On this particular year, I didn’t get caught, which is good because I would’ve been in some serious trouble with my parents, of course, it could’ve possibly prevented the recourse of eating the candy. I don’t remember what happened, but if I had to guess (because at this time in my diabetic life I wasn’t smart enough to take insulin in secret for the things I was eating) my blood sugars probably went high, and I probably lied about them to my parents about how I didn’t know how they had gotten so high and that “no, I hadn’t eaten any candy.”

This is really the one smuggling instance that sticks out in my head as my first act of smuggling. It was the first of what would become an ongoing smuggling spree. And it wouldn’t just be kept to a yearly Halloween incident. It would spread. I would become tired of being limited in what I could eat, I would become tired of people asking if it was ok if I ate [insert some questionable food here] and I would thieve and smuggle sweets whenever the chance was presented to me.

Yes, this was just the beginning of my acts as diabetic crime lord. My growth as a crime lord was aided and abetted (unknowingly) by those that cared. The people that wanted to keep me safe from “unhealthy foods”. The Sirens of those “unhealthy foods” still call out to me. Sometimes I can resist the sweet desserts, other times though I cave. When I can resist the sweets, I get praised. When there’s this look of deep longing for the sweets in my eyes or I ask a question about them, I get blocked, a tall thick brick wall goes up in front of me as they (the caring party) tries to protect me. What they don’t understand is that their protection is more detrimental to me than if they had let me have a piece of candy or a bite of a cookie or cake…And actually, maybe the caring parties are to me as Odysseus’ ship mates were to him and they have wax in their ears (read: a working pancreas) to protect them from the Sirens (read: evil food) but have bound me to the ship so that I can hear the beauty of the Sirens song but not cave into an atrocious decision that would lead to my death.

The only problem with this, the Sirens that sing to me don’t sing the beautiful song that they sang to Odysseus and even though there’s people to “protect” me, they’re going to get taken out at some point as did Odysseus’ men when Scylla ate his sailors. There’s only so much protection that one can provide and eventually the person being protected will fall, either due to our own devises or someone else’s. And the protection that people were trying to provide for me actually sends me spiraling downward. I can only resist for so long, and if I’m deprived long enough, when I fall, I fall hard. And that fall is usually worse than if I hadn’t been protected in the first place.

I had to smuggle when I was younger, if I didn’t smuggle, I wasn’t going to get it. I can remember when I didn’t feel as though I was getting enough pretzels at lunch, and so one day I took some to my room and put them in my dresser drawer and in the afternoon I got caught eating them. There was another instance where I got a sugar free Popsicle while everyone else got Klondike bars. And so after everyone else had gone outside, I went back inside, stole the last Klondike bar from the freezer, went to the bathroom and ate it. And the next morning when I got called on it, I lied; I lied for years about that incidence, about how I didn’t take it.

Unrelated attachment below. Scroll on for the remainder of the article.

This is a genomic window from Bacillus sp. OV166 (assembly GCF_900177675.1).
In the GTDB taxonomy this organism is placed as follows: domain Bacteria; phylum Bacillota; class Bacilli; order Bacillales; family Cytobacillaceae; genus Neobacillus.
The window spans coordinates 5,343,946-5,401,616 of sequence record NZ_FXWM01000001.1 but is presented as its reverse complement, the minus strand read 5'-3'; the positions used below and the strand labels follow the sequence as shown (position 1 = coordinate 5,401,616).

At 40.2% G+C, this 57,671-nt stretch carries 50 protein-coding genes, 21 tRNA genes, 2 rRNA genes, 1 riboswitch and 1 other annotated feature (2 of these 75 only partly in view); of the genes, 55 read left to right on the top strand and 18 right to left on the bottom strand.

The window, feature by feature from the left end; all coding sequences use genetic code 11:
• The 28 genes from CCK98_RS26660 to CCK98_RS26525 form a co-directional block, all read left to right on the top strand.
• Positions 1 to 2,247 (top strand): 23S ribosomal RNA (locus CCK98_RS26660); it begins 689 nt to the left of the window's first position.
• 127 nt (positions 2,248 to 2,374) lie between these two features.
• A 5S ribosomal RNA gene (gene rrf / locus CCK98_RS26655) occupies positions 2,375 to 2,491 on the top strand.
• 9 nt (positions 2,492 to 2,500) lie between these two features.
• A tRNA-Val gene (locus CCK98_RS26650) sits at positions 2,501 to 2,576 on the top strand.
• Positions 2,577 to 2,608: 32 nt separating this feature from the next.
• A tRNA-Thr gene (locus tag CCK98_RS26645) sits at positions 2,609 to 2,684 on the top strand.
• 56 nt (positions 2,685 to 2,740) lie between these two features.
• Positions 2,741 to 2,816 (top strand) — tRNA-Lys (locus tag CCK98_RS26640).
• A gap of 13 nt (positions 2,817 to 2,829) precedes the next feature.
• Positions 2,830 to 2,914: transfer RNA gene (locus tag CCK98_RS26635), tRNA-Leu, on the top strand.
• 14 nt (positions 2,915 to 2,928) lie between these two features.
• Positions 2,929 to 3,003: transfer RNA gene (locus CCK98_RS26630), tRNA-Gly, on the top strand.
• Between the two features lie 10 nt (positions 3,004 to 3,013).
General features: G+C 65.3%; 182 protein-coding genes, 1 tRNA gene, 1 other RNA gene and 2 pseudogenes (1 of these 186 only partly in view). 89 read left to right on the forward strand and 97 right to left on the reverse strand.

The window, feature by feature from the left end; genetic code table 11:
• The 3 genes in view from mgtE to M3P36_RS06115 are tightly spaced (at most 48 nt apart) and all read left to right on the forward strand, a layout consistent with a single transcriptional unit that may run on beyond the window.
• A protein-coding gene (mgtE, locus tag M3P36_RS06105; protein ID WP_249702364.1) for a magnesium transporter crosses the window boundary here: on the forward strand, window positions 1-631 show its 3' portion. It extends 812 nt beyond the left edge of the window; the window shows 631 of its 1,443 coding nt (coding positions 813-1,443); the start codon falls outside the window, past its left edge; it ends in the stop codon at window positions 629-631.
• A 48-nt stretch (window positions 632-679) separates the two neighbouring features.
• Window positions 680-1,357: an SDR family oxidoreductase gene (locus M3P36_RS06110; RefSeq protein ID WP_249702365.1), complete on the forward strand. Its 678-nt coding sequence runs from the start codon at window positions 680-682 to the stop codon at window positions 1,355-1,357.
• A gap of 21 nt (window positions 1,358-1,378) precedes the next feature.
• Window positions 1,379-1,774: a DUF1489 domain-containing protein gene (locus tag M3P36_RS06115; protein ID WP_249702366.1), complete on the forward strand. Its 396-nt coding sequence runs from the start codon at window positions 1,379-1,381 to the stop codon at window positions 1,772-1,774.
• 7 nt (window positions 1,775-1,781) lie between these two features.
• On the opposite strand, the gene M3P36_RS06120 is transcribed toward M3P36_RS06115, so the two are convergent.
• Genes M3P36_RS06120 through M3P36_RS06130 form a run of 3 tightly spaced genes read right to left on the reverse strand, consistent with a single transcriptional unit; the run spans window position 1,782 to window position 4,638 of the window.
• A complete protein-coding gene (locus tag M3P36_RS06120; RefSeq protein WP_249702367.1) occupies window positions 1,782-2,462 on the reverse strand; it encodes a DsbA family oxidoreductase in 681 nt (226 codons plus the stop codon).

Yup, that’s me a smuggler and it all started with Halloween Candy. I’m improving though. 15 years after my first smuggling act in the name of diabetes, I ask mom what we’re handing out this year for Halloween. She tells me a variation of what she’s been telling me for 15 years “It doesn’t matter, you can’t eat it anyways”. That was the night before Halloween. On Halloween, when I got home, I wandered around the house a bit, crossed the path of my parents and went for the bowl, right in front of them. As I dipped my hand into the bowl mom scowls and says “Only one” I roll my eyes (as if I didn’t know exactly what I was doing) and mutter under my breath “Yeah, I know”.

I took that one Reeses Peanut Butter Cup and stared at it. It was the only one I got, did I want to eat it now or later. Would I be able go out after they went to bed and get more? I didn’t know if I’d get more, but I ate the piece I had, I ate it slowly, enjoying each bite. For some strange reason, after the house was dark and quiet and everyone was in bed, I didn’t sneak out to the kitchen or living room get more candy.

The next morning, in some kind of state of amazing self control as I headed for the front door to go to work, I passed the candy bowl, still full of chocolate candies. I backed up a few steps, looked into the bowl, and went to reach for a handful of candy and then something stopped me and I turned back towards the door and I left. For the first time in my diabetic life, after 15 years of being a smuggler, I didn’t smuggle Halloween candy this year.

This is excerpt from my NaNoWriMo project: Confessions of a Type 1 Diabetic. It’s 1872 words for the curious.

6 Rookie Marks On The Candy Smuggler